A mesocyclone is a vortex of air within a convective storm.[1] It is air that rises and rotates around a vertical axis, usually in the same direction as low pressure systems in a given hemisphere. They are most often cyclonic, that is, associated with a localized low-pressure region within a severe thunderstorm. Such thunderstorms can feature strong surface winds and severe hail. Mesocyclones often occur together with updrafts in supercells, within which tornadoes may form at the interchange with certain downdrafts. Mesocyclones are localized, approximately 2 km (1.2 mi) to 10 km (6.2 mi) in diameter within strong thunderstorms.[1] Thunderstorms containing persistent mesocyclones are supercell thunderstorms. Mesocyclones occur on the "mesoscale" from a few kilometers to hundreds of kilometers. Doppler radar is used to identify mesocyclones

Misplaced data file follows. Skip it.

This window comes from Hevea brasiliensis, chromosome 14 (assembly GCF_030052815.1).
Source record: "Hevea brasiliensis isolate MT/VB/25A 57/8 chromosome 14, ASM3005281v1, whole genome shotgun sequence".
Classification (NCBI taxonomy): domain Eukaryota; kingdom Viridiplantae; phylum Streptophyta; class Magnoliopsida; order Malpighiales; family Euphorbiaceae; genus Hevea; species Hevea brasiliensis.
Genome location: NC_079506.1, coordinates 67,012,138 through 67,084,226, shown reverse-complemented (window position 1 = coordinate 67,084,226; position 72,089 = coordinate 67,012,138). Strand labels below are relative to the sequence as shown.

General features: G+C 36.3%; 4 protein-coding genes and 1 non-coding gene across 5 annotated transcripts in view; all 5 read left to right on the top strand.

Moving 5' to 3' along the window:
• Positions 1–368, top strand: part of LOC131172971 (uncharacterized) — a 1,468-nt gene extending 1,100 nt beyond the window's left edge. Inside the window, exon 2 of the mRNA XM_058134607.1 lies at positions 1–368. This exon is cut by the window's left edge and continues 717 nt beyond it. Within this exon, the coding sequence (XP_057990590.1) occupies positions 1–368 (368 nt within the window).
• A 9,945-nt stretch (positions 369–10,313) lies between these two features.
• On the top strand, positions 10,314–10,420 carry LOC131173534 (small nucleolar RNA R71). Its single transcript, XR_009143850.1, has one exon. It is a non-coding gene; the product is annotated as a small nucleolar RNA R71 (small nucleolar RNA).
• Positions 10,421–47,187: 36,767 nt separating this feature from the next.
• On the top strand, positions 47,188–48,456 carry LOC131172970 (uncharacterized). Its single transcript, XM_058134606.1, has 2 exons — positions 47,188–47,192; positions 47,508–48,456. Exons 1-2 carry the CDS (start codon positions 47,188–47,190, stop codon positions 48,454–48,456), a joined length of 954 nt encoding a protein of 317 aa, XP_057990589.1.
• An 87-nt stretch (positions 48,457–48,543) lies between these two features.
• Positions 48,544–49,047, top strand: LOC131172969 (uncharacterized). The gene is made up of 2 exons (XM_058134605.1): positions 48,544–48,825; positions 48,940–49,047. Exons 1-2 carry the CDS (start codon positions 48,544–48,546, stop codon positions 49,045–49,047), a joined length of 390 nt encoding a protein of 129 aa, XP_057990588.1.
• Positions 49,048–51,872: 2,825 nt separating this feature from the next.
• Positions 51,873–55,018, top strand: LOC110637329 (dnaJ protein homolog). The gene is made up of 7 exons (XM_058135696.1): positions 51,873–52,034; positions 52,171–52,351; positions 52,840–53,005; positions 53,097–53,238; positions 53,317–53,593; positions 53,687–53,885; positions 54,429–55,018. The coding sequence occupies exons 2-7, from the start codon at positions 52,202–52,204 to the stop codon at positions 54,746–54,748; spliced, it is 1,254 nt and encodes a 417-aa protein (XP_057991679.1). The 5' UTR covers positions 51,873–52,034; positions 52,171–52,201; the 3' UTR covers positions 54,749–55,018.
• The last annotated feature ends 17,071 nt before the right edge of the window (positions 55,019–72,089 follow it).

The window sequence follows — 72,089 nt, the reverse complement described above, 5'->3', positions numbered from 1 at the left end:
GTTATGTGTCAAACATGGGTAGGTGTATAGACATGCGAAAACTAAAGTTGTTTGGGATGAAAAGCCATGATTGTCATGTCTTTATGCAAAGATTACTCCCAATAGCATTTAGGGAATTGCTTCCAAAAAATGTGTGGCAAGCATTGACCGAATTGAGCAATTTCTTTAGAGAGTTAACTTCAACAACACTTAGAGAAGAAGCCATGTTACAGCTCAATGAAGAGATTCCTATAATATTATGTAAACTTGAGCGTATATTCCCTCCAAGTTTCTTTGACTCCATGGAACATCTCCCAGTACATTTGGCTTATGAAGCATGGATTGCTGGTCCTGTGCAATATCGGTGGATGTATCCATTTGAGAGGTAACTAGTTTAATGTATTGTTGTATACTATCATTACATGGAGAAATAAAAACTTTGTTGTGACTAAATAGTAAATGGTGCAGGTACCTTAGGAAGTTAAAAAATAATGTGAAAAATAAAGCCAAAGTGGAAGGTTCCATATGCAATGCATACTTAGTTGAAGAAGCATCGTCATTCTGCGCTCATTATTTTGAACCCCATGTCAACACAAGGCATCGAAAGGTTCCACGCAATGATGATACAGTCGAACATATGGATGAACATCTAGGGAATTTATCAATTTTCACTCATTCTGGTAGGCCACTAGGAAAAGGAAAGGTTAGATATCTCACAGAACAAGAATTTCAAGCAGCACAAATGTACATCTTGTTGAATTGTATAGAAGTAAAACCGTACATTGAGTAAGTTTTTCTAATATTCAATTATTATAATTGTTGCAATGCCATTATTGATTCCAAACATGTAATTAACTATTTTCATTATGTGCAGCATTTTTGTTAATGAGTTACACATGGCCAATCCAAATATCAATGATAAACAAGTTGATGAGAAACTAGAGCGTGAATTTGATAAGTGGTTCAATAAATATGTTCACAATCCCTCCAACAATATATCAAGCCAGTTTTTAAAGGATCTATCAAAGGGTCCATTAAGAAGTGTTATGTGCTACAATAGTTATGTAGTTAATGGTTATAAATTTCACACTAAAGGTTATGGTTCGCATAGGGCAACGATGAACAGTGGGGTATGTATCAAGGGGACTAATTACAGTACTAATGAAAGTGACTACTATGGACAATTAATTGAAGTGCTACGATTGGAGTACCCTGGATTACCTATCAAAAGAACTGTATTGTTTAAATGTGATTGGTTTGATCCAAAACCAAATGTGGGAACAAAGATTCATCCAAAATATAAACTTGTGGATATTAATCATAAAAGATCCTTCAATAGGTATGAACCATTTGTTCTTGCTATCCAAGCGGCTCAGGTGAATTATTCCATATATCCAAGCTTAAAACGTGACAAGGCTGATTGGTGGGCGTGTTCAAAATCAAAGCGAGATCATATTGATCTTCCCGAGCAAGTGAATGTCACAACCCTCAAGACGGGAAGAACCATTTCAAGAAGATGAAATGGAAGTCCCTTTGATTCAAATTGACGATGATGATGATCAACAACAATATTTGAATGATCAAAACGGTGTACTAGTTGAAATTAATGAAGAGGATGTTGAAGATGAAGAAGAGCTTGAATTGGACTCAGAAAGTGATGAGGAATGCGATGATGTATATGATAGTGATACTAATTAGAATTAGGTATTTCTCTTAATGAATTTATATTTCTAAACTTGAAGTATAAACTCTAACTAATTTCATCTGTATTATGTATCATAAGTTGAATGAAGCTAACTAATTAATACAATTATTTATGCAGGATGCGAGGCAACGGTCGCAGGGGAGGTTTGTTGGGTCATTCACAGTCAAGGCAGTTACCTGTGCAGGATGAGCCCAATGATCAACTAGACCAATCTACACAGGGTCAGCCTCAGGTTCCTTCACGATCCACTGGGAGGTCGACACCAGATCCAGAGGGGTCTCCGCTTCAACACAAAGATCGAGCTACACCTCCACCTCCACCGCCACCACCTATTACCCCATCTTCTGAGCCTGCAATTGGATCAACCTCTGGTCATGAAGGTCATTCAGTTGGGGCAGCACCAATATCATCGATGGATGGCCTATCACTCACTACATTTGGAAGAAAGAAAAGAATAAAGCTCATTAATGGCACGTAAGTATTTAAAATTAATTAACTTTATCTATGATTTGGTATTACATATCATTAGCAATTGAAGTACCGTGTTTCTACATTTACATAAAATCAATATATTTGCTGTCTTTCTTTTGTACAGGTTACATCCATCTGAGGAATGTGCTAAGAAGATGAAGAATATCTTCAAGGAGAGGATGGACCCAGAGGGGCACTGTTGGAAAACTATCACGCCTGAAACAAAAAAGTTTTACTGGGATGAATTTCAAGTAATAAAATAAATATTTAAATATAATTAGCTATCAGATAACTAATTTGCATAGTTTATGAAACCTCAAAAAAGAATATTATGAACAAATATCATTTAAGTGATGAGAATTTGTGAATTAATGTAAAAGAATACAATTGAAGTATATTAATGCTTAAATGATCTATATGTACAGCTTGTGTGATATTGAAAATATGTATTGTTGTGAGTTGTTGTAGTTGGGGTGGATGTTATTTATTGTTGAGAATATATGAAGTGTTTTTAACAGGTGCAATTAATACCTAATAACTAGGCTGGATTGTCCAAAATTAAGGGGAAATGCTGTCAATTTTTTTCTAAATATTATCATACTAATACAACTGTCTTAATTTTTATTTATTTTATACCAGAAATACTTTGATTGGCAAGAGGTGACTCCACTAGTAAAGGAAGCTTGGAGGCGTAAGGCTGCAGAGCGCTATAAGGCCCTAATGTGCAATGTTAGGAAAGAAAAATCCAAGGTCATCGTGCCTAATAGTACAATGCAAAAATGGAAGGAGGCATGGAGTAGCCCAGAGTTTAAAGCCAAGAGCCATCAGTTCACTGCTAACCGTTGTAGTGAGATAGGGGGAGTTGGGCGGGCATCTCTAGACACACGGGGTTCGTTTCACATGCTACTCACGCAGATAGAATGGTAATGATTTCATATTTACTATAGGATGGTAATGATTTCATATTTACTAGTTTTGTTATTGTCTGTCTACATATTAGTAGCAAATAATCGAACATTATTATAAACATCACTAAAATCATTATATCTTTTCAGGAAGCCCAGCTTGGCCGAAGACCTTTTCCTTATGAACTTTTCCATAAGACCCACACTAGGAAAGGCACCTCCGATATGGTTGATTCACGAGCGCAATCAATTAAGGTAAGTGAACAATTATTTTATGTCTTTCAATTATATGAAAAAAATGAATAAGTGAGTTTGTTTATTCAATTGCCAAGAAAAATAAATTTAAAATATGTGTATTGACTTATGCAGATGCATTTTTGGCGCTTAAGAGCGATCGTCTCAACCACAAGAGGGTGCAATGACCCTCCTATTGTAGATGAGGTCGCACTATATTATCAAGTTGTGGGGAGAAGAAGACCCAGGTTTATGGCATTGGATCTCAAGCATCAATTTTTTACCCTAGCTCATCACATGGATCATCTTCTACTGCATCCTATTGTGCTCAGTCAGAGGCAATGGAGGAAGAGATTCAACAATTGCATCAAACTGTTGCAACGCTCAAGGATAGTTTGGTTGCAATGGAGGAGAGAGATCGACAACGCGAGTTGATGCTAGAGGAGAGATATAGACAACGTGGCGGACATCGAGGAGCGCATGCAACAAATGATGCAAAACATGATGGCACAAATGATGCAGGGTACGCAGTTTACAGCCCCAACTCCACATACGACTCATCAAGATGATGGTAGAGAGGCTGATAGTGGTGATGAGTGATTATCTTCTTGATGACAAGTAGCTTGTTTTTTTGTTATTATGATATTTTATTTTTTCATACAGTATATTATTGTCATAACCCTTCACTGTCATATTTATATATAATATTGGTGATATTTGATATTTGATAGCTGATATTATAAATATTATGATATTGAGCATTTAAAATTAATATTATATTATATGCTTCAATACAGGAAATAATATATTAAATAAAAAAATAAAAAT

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Anticyclone
An anticyclone (that is, opposite to a cyclone) is a weather phenomenon defined by the United States
United States
National Weather
Weather
Service's glossary as "a large-scale circulation of winds around a central region of high atmospheric pressure, clockwise in the Northern Hemisphere, counterclockwise in the Southern Hemisphere".[1] Effects of surface-based anticyclones include clearing skies as well as cooler, drier air. Fog
Fog
can also form overnight within a region of higher pressure. Mid-tropospheric systems, such as the subtropical ridge, deflect tropical cyclones around their periphery and cause a temperature inversion inhibiting free convection near their center, building up surface-based haze under their base